Where Lionesses’ Olympic qualification campaign went wrong – and one silver lining

England's Alex Greenwood and Mary Earps look dejected after Team GB failed to qualify for
England's 6-0 win over Scotland was not enough to secure an Olympics spot for Great Britain - Reuters/Carl Recine

There will be no Team GB side involved in the Olympics women’s football competition in Paris next summer, which means the women’s game will miss out on a key opportunity for exposure, and it’s because England – who were designated as being responsible for qualifying on behalf of Great Britain – failed to win their Nations League group. It leaves fans asking: where did it go wrong?

It should not be forgotten that it is inordinately difficult to qualify for the Olympics as a European women’s team, with only 12 teams taking part next summer compared to 16 men’s teams, and therefore only two European sides will join hosts France. Sweden, who finished third in the World Cup behind England and Spain, also will not be involved. Only Germany, the Netherlands and world champions Spain remain in contention for the two spots, after the Dutch scored twice in stoppage time to pip England to the top of Nations League Group A1 on goal difference on Tuesday night.

It was a cruel way to miss out by the finest of margins, but England will still look back and reflect that this was a missed opportunity, and lessons should be learnt from their campaign. This was a campaign that did not come undone merely on a night of high drama in Glasgow – on the contrary, England were superb at Hampden Park – but the damage was done much earlier in a tricky autumn spell.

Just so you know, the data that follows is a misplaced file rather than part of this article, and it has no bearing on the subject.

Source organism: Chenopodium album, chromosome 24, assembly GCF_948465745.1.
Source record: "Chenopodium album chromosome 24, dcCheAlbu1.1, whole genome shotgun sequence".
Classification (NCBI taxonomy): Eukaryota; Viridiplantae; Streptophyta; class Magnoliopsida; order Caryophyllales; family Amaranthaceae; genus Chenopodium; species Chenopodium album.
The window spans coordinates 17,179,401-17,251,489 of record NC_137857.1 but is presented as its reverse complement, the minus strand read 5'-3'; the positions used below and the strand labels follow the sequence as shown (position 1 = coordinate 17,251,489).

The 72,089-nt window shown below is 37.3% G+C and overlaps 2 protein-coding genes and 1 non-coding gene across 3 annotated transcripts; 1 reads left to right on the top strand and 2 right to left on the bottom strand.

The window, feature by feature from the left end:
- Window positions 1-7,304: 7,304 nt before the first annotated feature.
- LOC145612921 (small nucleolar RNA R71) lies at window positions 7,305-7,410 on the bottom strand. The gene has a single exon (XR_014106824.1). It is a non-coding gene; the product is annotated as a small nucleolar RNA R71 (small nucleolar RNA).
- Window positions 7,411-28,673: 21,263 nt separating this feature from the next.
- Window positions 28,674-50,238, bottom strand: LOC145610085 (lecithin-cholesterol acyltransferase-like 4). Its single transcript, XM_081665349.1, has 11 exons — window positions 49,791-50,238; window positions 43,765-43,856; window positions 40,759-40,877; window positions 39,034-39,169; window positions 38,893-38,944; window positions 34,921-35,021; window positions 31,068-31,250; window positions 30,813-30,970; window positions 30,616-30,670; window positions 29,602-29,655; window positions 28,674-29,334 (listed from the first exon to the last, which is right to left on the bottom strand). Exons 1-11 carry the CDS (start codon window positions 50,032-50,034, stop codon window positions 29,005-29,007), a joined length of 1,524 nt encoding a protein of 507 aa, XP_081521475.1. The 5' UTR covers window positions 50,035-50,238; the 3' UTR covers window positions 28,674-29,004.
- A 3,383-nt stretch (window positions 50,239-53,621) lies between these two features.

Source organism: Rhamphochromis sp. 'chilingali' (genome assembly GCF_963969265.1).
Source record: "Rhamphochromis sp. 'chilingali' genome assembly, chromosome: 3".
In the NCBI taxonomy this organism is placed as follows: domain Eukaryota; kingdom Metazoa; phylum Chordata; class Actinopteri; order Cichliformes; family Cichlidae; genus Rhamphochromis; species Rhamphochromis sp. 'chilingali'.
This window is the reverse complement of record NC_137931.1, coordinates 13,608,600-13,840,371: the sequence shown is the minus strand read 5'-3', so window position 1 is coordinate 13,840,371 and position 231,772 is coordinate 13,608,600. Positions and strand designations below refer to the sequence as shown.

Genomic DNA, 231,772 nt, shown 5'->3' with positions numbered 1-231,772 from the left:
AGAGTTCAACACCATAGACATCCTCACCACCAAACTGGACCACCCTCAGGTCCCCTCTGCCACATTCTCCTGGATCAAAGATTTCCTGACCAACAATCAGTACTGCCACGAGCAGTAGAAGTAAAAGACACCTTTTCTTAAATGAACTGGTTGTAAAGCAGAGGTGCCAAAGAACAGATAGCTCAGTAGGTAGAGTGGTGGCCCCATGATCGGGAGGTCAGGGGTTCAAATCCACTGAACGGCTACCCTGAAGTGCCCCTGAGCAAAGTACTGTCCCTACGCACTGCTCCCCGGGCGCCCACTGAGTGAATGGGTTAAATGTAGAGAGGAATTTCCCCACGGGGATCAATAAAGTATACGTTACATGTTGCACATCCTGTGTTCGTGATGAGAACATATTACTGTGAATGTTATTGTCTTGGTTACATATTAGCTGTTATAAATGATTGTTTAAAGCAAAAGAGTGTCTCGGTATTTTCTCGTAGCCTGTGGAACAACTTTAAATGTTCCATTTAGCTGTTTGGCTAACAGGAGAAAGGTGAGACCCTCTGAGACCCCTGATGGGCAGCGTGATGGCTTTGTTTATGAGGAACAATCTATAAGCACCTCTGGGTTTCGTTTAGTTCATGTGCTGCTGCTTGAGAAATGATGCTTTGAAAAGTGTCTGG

Individual defensive lapses

Firstly, England must look within, and recognise that their defending – particularly in their away 3-2 defeat in Belgium – was not up to the levels their fans have come to expect.

England goalkeeper Mary Earps reacts after making a mistake leading to the second Netherlands goal
Mary Earps was at fault for one of the goals against Netherlands - Getty Images/Jacques Feeney

Even in their opening victory over Scotland, and Friday’s comeback win at Wembley over the Dutch – where Jess Carter and Mary Earps were at fault for soft goals being conceded – but most notably in Leuven in October, it was all too easy for opponents to get in behind England’s back line, which became a consistent theme of the first five matches of the campaign.

A large part of that can be put down to the absences of first-choice defenders through injury, but nonetheless the squad must tighten up at the back and get back to their rock-solid best in 2024.

Missing big chances

At the other end of the pitch, with the exception of Tuesday’s rout in Glasgow, England’s finishing has also been somewhat troubling, and in a group where just one single goal scored would have made all the difference, every spurned opportunity in front of goal now carries extra significance, as harsh as that may sound.

Arsenal striker Alessia Russo – a star of England’s World Cup run, scoring in their quarter-final and semi-final – netted just once in this campaign, while Aston Villa’s number nine Rachel Daly did not register a Nations League goal. Both will be disappointed with those returns, by their high standards.

As a team, the Lionesses missed a hatful of chances in the first half of their 1-0 home victory over Belgium in Leicester in October and that wastefulness has come back to haunt them now. Even on Tuesday night, despite her good all-round display, Lauren Hemp’s inexplicable miss from a few yards, when she hit the post in the first half, also proved costly.

Lack of video assistant referees

By the same token, on the principle that every single goal has counted so significantly in this Nations League group, England can feel aggrieved to have been on the wrong end of some questionable refereeing decisions in multiple fixtures in their campaign, any one of which swinging the goal difference overall.